Star Wars Day, May 4th, is popular for weddings—What a blessing to tie the knot on “May the Fourth Be With You Day”. To avoid the dark side of The Force, how can plans be solidified in advance?
I am completely booked out to perform at weddings on that magical date. Yet I continue to get calls from excited couples eager to hire me to play on May 4th, even though, as I write this article, we are less than 2 weeks away.
Same thing is happening for Memorial Day Weekend, the big three-day holiday extravaganza that marks the beginning of summer here at gorgeous Lake Tahoe. I am booked out, though I received an inquiry only one week ago to play for over 300 guests—a big wedding—that very weekend.
What’s going on? Why wait for the last minute to hire me?
If the reason is procrastination, I get it. I really get it. After all, I promised myself to bang out an article once per month for this blog. By the way I’ve been going, I’m lucky if I can announce a new article once every other month. I am particularly slow this go around (Did you miss me?)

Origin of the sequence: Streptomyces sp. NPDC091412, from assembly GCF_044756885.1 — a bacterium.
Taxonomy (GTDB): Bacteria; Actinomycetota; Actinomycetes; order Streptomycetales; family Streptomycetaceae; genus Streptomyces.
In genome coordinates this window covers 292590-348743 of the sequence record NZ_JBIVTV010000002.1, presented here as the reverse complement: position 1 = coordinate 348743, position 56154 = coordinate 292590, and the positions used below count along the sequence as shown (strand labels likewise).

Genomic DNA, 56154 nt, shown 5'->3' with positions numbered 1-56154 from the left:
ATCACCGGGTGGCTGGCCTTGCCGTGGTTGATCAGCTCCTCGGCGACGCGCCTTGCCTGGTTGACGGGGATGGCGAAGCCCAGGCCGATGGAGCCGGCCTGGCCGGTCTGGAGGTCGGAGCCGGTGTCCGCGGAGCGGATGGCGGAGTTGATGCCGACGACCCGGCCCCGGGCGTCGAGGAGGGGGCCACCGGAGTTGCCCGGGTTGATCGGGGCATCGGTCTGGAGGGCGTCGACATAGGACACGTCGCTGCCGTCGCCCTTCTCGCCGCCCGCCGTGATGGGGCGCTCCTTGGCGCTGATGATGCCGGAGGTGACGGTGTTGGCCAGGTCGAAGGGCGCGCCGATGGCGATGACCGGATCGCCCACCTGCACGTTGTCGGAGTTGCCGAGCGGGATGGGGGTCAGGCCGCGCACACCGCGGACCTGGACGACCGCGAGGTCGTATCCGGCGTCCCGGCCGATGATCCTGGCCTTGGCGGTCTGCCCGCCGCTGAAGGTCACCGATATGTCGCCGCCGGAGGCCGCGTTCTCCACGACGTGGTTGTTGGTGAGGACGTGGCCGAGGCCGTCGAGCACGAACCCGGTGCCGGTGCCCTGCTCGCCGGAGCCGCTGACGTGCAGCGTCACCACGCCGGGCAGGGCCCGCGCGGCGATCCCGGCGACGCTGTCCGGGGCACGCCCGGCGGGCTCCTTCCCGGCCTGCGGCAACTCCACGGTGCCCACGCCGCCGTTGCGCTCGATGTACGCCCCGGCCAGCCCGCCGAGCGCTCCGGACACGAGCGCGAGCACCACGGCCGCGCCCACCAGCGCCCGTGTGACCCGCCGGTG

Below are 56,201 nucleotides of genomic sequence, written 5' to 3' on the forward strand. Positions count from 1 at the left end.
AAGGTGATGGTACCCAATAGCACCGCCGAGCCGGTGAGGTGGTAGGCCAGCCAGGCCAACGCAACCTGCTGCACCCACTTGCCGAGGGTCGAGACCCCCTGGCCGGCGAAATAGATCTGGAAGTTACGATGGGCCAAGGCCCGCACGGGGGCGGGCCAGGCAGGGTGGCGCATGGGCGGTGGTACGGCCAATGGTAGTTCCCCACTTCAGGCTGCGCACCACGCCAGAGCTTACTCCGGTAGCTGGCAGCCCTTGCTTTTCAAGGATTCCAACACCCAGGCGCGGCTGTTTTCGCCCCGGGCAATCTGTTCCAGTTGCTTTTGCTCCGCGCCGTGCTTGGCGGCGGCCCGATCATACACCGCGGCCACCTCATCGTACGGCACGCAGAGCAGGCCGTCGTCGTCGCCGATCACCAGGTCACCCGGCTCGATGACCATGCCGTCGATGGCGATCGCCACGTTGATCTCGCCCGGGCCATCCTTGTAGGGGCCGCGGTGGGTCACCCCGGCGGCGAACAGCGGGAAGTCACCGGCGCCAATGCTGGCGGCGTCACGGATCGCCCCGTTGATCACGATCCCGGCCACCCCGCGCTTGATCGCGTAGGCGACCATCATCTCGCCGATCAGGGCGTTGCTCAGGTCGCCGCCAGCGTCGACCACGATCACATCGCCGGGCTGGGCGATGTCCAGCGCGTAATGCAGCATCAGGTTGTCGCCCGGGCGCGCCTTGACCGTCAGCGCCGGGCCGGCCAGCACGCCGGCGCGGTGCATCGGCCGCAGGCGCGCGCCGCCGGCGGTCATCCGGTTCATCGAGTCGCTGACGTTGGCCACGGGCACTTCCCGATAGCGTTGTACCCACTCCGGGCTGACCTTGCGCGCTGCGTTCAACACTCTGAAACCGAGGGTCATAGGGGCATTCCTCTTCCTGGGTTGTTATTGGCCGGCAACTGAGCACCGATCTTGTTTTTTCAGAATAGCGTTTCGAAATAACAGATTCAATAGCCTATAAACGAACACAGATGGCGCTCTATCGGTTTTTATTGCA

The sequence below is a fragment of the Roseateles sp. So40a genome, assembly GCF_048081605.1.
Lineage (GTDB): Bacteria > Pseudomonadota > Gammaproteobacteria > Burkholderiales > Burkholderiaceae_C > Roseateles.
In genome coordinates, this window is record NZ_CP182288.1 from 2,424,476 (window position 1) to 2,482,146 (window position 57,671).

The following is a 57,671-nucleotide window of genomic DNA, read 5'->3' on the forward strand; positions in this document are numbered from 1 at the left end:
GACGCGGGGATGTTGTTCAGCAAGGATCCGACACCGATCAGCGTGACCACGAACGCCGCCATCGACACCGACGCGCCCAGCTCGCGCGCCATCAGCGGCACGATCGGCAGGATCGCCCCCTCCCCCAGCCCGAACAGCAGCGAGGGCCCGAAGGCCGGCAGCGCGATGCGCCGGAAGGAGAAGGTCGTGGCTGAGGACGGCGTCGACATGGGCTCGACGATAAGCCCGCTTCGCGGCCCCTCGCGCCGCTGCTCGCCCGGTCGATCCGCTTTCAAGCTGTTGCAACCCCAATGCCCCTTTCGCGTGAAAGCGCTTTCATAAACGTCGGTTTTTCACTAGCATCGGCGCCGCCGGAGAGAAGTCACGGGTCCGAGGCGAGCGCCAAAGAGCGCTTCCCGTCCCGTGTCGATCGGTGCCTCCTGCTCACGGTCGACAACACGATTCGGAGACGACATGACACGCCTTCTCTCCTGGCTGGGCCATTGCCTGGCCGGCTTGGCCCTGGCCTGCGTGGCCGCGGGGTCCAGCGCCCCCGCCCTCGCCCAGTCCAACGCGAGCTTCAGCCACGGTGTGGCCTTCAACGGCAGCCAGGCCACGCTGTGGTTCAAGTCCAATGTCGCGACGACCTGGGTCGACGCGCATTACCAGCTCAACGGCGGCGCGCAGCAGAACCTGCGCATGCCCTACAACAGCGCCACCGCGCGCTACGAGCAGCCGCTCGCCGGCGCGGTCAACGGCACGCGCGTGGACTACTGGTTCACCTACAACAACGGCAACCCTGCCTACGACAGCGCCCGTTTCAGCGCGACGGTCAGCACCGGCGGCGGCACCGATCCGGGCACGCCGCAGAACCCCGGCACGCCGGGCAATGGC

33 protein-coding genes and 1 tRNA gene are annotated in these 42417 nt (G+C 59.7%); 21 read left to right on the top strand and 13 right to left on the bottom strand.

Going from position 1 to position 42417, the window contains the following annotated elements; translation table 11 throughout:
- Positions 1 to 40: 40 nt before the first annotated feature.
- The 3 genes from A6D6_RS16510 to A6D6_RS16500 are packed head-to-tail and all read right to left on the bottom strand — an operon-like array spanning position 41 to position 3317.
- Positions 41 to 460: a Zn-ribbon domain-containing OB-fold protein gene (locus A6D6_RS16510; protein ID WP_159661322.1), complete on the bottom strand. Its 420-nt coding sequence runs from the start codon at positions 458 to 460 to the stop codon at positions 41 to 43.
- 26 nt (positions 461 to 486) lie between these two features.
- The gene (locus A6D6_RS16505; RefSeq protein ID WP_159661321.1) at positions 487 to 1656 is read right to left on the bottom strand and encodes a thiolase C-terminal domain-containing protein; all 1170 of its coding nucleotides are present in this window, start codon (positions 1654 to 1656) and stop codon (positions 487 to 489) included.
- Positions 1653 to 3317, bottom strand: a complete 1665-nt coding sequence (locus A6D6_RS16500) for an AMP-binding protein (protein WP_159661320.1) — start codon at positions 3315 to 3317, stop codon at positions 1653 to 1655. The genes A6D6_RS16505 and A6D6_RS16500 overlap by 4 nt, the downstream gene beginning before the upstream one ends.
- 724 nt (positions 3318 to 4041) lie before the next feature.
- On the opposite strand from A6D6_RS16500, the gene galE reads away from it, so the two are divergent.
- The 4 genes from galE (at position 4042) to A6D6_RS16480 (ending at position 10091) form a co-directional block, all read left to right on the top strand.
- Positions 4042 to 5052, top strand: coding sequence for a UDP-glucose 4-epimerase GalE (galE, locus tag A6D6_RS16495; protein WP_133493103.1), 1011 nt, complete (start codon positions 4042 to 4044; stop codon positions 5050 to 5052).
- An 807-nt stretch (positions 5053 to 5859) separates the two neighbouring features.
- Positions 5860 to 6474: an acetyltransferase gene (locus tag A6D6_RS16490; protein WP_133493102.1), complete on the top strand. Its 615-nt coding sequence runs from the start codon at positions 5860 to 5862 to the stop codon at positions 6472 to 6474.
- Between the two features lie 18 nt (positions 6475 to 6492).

What are my excuses? Nothing came to mind to stir my imagination enough to write. Plus, I get busy performing, winter depresses me when I’m not performing, and I could come up with other excuses…
Procrastination takes on many colors. I know my reasons for delaying action. What are yours? I’m particularly curious to know why couples wait until just weeks before their wedding day, one of the most important days in their lives, to call me and say, “I’ve always wanted harp at my wedding, and I want to hire you.” The idea that I may not be available isn’t part of the question.
Here’s my theory: A bigger force is at work that transforms us into deer frozen in the crosshair beams of oncoming headlights. Do we put off making decisions when there are too many details to juggle? Is the task too overwhelming, and we don’t know where to start? Do we hate the finality of committing to a decision, concerned that we might regret it? Or do we leave a task to the last minute as our secret strategy to wiggle out of it and get others to do it for us?
I’ve been there. Snow dumps here in Tahoe, and this last winter was particularly long. When this happens, I think my biological clock gets stuck, and I feel like I’m swimming through mud to get anything done.